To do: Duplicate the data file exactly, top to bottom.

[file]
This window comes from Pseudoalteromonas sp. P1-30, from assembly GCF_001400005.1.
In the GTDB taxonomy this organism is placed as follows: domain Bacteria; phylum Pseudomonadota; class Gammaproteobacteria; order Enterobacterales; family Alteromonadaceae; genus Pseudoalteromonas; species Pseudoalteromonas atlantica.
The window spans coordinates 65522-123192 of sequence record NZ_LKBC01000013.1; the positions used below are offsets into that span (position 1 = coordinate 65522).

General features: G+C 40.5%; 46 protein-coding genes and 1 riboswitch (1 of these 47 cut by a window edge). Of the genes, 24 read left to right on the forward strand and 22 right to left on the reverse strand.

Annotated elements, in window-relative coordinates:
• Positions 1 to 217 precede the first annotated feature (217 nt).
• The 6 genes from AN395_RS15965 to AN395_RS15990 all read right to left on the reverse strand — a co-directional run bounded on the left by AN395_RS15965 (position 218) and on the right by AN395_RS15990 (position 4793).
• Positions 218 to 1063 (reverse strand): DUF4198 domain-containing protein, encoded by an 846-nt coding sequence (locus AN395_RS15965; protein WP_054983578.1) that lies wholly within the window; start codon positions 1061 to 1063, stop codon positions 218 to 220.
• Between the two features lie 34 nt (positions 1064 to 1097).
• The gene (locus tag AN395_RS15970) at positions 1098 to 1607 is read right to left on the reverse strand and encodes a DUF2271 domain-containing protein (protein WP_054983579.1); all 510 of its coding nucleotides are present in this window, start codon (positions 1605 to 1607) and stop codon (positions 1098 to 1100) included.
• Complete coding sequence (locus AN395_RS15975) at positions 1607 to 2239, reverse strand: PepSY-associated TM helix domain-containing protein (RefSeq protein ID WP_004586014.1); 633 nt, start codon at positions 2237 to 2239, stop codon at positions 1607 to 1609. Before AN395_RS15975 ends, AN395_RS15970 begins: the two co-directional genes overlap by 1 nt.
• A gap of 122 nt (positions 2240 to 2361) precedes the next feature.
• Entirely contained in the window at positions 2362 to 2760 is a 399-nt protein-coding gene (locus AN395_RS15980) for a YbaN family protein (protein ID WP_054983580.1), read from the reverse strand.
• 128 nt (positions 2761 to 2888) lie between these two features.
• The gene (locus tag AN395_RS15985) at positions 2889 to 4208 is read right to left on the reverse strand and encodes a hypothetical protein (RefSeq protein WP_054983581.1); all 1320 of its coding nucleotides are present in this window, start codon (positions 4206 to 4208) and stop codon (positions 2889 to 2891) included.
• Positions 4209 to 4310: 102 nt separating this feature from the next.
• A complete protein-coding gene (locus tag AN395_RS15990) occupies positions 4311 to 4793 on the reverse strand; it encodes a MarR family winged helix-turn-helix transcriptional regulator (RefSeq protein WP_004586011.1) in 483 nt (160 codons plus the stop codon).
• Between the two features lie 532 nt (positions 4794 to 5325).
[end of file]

This window comes from Pseudoalteromonas sp. P1-30, from assembly GCF_001400005.1.
In the GTDB taxonomy this organism is placed as follows: domain Bacteria; phylum Pseudomonadota; class Gammaproteobacteria; order Enterobacterales; family Alteromonadaceae; genus Pseudoalteromonas; species Pseudoalteromonas atlantica.
The window spans coordinates 65522-123192 of sequence record NZ_LKBC01000013.1; the positions used below are offsets into that span (position 1 = coordinate 65522).

General features: G+C 40.5%; 46 protein-coding genes and 1 riboswitch (1 of these 47 cut by a window edge). Of the genes, 24 read left to right on the forward strand and 22 right to left on the reverse strand.

Annotated elements, in window-relative coordinates:
• Positions 1 to 217 precede the first annotated feature (217 nt).
• The 6 genes from AN395_RS15965 to AN395_RS15990 all read right to left on the reverse strand — a co-directional run bounded on the left by AN395_RS15965 (position 218) and on the right by AN395_RS15990 (position 4793).
• Positions 218 to 1063 (reverse strand): DUF4198 domain-containing protein, encoded by an 846-nt coding sequence (locus AN395_RS15965; protein WP_054983578.1) that lies wholly within the window; start codon positions 1061 to 1063, stop codon positions 218 to 220.
• Between the two features lie 34 nt (positions 1064 to 1097).
• The gene (locus tag AN395_RS15970) at positions 1098 to 1607 is read right to left on the reverse strand and encodes a DUF2271 domain-containing protein (protein WP_054983579.1); all 510 of its coding nucleotides are present in this window, start codon (positions 1605 to 1607) and stop codon (positions 1098 to 1100) included.
• Complete coding sequence (locus AN395_RS15975) at positions 1607 to 2239, reverse strand: PepSY-associated TM helix domain-containing protein (RefSeq protein ID WP_004586014.1); 633 nt, start codon at positions 2237 to 2239, stop codon at positions 1607 to 1609. Before AN395_RS15975 ends, AN395_RS15970 begins: the two co-directional genes overlap by 1 nt.
• A gap of 122 nt (positions 2240 to 2361) precedes the next feature.
• Entirely contained in the window at positions 2362 to 2760 is a 399-nt protein-coding gene (locus AN395_RS15980) for a YbaN family protein (protein ID WP_054983580.1), read from the reverse strand.
• 128 nt (positions 2761 to 2888) lie between these two features.
• The gene (locus tag AN395_RS15985) at positions 2889 to 4208 is read right to left on the reverse strand and encodes a hypothetical protein (RefSeq protein WP_054983581.1); all 1320 of its coding nucleotides are present in this window, start codon (positions 4206 to 4208) and stop codon (positions 2889 to 2891) included.
• Positions 4209 to 4310: 102 nt separating this feature from the next.
• A complete protein-coding gene (locus tag AN395_RS15990) occupies positions 4311 to 4793 on the reverse strand; it encodes a MarR family winged helix-turn-helix transcriptional regulator (RefSeq protein WP_004586011.1) in 483 nt (160 codons plus the stop codon).
• Between the two features lie 532 nt (positions 4794 to 5325).